Unlike their predecessors, shaking up the UK's energy sector isn't something today's politicians can ignore. It's time for action, writes Channel 4 News Science Editor Tom Clarke.
There's a tradition in British politics for paying little attention to where our power comes from. It's one of the reasons why, as we shiver though another snowy cold snap in 2012, much of infrastructure that heats and lights our homes, cooks our food and helps propel us to work, dates from the 1970s or before.
Without major investments in our energy sector for decades, and years of cheap North Sea gas, we Britons got used to some of the lowest energy bills in Europe. And that's just one of the reasons why fixing our energy sector is one of toughest challenges in British politics.
Few people vote for things that are going to cost them more. Even fewer for things that ruin their view with wind turbines and power lines. Fewer still for things that might not change much in their lifetime.
But unlike their predecessors, shaking up the energy sector isn't something today's politicians can ignore. That ageing infrastructure really can't keep going for much longer and the fuels that supply it are becoming worryingly scarce and expensive. Now our climate is getting warmer with every extra tonne of coal or gas we burn, meaning there are now strict national and European emissions reductions targets to meet. The challenge is huge, and urgent.
Fixing our energy sector is one of the toughest challenges in British politics.
The Department of Energy and Climate Change was set up under the last government to ensure a secure, low-cost and low-carbon energy future. These are not so much pillars of some policy framework than balls that the new Energy Secretary Ed Davey has to juggle.
One of the toughest challenges, because it will make the greatest difference to most voters in the short term, is the government's proposed Electricity Market Reform. It is designed to make the most polluting power sources, like coal, un-profitable and encourage industry to build more secure, low-carbon alternatives. The government said that without it annual bills could be £200 higher by 2030. But they admit their reforms will be adding £160 to the average bill by then.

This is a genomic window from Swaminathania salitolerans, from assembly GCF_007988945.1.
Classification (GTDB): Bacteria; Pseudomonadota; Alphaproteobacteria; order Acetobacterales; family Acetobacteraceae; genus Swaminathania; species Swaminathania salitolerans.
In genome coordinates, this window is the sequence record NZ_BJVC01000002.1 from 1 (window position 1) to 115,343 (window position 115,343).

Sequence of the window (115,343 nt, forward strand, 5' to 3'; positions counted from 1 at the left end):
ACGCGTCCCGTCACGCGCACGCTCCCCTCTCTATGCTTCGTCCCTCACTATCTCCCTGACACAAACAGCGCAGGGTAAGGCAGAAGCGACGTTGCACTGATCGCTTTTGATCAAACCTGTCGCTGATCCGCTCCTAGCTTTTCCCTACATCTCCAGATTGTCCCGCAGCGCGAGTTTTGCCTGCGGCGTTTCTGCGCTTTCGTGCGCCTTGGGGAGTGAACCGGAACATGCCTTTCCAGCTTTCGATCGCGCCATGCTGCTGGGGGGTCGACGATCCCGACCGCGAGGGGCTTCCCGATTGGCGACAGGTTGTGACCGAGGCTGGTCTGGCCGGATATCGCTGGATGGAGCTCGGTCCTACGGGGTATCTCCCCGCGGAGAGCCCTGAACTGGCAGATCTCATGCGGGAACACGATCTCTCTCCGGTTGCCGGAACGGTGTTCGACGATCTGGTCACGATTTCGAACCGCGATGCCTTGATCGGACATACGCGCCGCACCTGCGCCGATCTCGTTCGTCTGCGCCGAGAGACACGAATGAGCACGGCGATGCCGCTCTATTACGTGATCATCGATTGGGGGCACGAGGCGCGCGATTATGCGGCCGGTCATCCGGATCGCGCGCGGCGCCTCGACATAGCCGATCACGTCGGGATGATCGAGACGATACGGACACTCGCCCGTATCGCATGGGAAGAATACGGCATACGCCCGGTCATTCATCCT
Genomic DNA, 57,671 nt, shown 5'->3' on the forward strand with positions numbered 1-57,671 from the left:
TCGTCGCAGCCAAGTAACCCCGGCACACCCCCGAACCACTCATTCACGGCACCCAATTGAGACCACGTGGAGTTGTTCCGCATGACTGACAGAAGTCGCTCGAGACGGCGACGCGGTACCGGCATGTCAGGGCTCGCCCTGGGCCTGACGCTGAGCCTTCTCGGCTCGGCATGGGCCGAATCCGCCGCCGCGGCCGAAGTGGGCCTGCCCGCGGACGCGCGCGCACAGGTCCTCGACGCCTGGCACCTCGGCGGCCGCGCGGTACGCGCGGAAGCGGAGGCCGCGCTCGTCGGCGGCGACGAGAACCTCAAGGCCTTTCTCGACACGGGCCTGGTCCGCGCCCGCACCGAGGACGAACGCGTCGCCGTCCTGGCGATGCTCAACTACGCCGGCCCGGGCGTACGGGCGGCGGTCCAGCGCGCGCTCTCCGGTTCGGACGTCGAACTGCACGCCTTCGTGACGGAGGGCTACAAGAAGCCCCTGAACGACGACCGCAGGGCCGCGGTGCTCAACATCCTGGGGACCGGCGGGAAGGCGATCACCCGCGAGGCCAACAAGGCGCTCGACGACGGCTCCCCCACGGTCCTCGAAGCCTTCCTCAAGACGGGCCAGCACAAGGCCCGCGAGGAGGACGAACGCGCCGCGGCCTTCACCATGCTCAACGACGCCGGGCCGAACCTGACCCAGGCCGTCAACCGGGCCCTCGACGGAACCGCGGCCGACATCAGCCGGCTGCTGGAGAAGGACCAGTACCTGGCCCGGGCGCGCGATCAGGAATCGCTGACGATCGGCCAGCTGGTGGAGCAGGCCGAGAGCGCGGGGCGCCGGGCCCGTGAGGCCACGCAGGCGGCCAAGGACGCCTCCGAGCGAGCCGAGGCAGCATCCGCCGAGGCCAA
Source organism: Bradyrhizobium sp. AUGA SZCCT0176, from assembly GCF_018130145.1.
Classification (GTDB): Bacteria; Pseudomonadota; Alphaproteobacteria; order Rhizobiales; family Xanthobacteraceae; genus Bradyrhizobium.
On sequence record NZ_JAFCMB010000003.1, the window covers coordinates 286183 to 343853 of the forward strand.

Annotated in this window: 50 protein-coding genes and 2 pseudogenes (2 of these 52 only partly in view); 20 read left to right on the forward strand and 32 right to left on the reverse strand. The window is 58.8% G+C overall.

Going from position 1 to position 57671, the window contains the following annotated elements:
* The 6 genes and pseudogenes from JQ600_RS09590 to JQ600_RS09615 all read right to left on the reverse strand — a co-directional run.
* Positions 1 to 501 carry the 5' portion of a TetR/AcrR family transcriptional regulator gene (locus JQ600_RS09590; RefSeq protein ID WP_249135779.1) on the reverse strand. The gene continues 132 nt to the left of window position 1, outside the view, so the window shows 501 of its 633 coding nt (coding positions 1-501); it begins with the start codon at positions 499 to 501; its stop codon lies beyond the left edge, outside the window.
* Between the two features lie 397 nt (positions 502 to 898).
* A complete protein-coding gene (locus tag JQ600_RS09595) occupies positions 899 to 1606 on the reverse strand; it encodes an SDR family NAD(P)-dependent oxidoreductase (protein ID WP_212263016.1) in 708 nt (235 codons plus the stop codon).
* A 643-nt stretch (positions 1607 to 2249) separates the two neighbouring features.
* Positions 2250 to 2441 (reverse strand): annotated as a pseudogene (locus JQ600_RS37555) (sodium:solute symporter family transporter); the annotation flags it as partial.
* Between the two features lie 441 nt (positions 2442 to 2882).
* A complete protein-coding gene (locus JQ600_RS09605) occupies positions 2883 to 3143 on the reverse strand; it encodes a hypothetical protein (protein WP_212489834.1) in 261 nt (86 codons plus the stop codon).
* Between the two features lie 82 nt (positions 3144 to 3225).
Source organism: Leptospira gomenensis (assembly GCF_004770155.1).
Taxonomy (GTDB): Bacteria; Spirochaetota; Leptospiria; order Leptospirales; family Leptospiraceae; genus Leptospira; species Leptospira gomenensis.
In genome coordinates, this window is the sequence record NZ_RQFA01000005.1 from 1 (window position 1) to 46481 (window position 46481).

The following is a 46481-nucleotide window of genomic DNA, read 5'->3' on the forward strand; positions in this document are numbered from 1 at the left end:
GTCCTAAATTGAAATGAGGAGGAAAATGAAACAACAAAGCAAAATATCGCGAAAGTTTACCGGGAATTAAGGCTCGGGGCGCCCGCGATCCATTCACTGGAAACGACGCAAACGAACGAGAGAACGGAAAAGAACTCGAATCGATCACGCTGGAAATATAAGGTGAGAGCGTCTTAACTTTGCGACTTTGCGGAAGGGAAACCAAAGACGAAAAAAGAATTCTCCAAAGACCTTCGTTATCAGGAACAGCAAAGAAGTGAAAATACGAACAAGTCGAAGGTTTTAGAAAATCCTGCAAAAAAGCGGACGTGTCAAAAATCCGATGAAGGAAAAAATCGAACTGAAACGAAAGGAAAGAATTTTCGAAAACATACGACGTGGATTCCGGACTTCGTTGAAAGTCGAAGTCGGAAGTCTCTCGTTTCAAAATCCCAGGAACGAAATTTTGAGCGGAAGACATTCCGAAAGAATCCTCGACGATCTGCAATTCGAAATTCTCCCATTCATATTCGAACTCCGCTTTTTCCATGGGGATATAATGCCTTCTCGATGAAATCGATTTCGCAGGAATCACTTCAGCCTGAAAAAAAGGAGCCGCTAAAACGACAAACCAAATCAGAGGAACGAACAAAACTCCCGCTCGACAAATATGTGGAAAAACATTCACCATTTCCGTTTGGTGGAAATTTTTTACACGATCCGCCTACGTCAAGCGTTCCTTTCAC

Headlines like that are unpopular with voters, as well as with people like George Osborne who has made it clear "green taxes" should not hamper the British economy. It's also gone down quite badly with many energy campaigners too. They argue EMR means breaking the grip of the vertically integrated "big six" that keep our bills high and innovation low. They say the current EMR proposals are written for the power companies and stifle efforts for small businesses and individuals to get into the energy game.
While the government must face down the power companies, it has to watch its step. Britain is powered almost entirely by the "big six": EON, EDF, NPower, Centrica, Scottish Power, Scottish and Southern. As the ones with their fingers on the light switch, that gives them a certain amount of clout.
Then there's the general admission that we will get little way towards as low cost and sustainable energy future without using less of the stuff. That however also involves bill payers spending money on insulation or buying more efficient equipment to run their homes and businesses. The current plan to achieve it, something called "the Green Deal," has been widely criticised. Concrete proposals to compel us to use less power or force companies power us more efficiently are wanting.
A particular challenge for the coalition is supporting alternative sources of power like wind, tidal and nuclear power. Subsidy schemes that support wind farms are unpopular with may Tory MPS, but not as unpopular as wind farms themselves. More than 100 backbenchers recently attacked the energy minister over financial support for on-shore windfarms.
Read more: What is the UK's energy future?
Nuclear power is a headache for the traditionally anti-nuclear Liberal Democrats -- even more so now the post-Fukushima regulatory environment makes it look more expensive than ever. The government has promised not to subsidise nuclear power, but tweaks to a pricing mechanism for carbon mean it is essentially doing exactly that.
Another problem that furrows the brows of DECC is the fact there is no "right way" to shape our energy future. And as Jim Skea points out in this special report, given the timescale in which the system must be overhauled they will have to run plans A and B in parallel in order to end up with something that works.
And on top of all that, any major decisions on energy will require more than just the support of the ruling parties. Investments on the scale of a new power plant or long distance transmission cable are over several decades, far longer than any term of political office. The companies expected to invest in energy infrastructure need to know the playing field is going to be the same under many political leaders to come.